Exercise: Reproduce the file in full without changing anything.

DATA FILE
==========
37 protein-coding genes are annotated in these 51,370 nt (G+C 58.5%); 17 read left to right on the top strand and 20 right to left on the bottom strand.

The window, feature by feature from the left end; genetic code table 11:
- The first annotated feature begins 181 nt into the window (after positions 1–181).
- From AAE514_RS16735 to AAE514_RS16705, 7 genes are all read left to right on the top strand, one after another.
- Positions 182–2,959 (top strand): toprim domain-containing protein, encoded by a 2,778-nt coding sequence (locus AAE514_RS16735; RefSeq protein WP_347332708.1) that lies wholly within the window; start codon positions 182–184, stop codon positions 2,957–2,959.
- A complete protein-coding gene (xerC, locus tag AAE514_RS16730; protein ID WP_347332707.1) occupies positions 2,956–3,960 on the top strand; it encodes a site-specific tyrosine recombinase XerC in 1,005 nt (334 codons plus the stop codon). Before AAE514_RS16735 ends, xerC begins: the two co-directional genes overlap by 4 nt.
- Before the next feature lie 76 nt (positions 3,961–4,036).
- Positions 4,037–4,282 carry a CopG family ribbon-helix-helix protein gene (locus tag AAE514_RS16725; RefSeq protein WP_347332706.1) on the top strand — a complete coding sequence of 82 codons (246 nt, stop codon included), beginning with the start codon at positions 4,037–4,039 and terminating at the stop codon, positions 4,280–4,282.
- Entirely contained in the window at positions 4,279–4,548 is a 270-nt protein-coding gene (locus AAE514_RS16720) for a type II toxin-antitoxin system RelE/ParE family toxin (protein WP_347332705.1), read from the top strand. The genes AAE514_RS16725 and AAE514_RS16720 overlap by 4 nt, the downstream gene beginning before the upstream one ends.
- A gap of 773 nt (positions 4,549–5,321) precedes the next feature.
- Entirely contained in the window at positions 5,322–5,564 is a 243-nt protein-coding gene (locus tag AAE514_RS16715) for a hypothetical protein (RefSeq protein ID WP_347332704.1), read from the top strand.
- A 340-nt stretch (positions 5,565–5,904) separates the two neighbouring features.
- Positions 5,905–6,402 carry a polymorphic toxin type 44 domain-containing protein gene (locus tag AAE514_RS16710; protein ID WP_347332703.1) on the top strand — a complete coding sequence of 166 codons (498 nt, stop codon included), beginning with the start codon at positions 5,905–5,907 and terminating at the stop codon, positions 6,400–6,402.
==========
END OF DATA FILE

37 protein-coding genes are annotated in these 51,370 nt (G+C 58.5%); 17 read left to right on the top strand and 20 right to left on the bottom strand.

The window, feature by feature from the left end; genetic code table 11:
- The first annotated feature begins 181 nt into the window (after positions 1–181).
- From AAE514_RS16735 to AAE514_RS16705, 7 genes are all read left to right on the top strand, one after another.
- Positions 182–2,959 (top strand): toprim domain-containing protein, encoded by a 2,778-nt coding sequence (locus AAE514_RS16735; RefSeq protein WP_347332708.1) that lies wholly within the window; start codon positions 182–184, stop codon positions 2,957–2,959.
- A complete protein-coding gene (xerC, locus tag AAE514_RS16730; protein ID WP_347332707.1) occupies positions 2,956–3,960 on the top strand; it encodes a site-specific tyrosine recombinase XerC in 1,005 nt (334 codons plus the stop codon). Before AAE514_RS16735 ends, xerC begins: the two co-directional genes overlap by 4 nt.
- Before the next feature lie 76 nt (positions 3,961–4,036).
- Positions 4,037–4,282 carry a CopG family ribbon-helix-helix protein gene (locus tag AAE514_RS16725; RefSeq protein WP_347332706.1) on the top strand — a complete coding sequence of 82 codons (246 nt, stop codon included), beginning with the start codon at positions 4,037–4,039 and terminating at the stop codon, positions 4,280–4,282.
- Entirely contained in the window at positions 4,279–4,548 is a 270-nt protein-coding gene (locus AAE514_RS16720) for a type II toxin-antitoxin system RelE/ParE family toxin (protein WP_347332705.1), read from the top strand. The genes AAE514_RS16725 and AAE514_RS16720 overlap by 4 nt, the downstream gene beginning before the upstream one ends.
- A gap of 773 nt (positions 4,549–5,321) precedes the next feature.
- Entirely contained in the window at positions 5,322–5,564 is a 243-nt protein-coding gene (locus tag AAE514_RS16715) for a hypothetical protein (RefSeq protein ID WP_347332704.1), read from the top strand.
- A 340-nt stretch (positions 5,565–5,904) separates the two neighbouring features.
- Positions 5,905–6,402 carry a polymorphic toxin type 44 domain-containing protein gene (locus tag AAE514_RS16710; protein ID WP_347332703.1) on the top strand — a complete coding sequence of 166 codons (498 nt, stop codon included), beginning with the start codon at positions 5,905–5,907 and terminating at the stop codon, positions 6,400–6,402.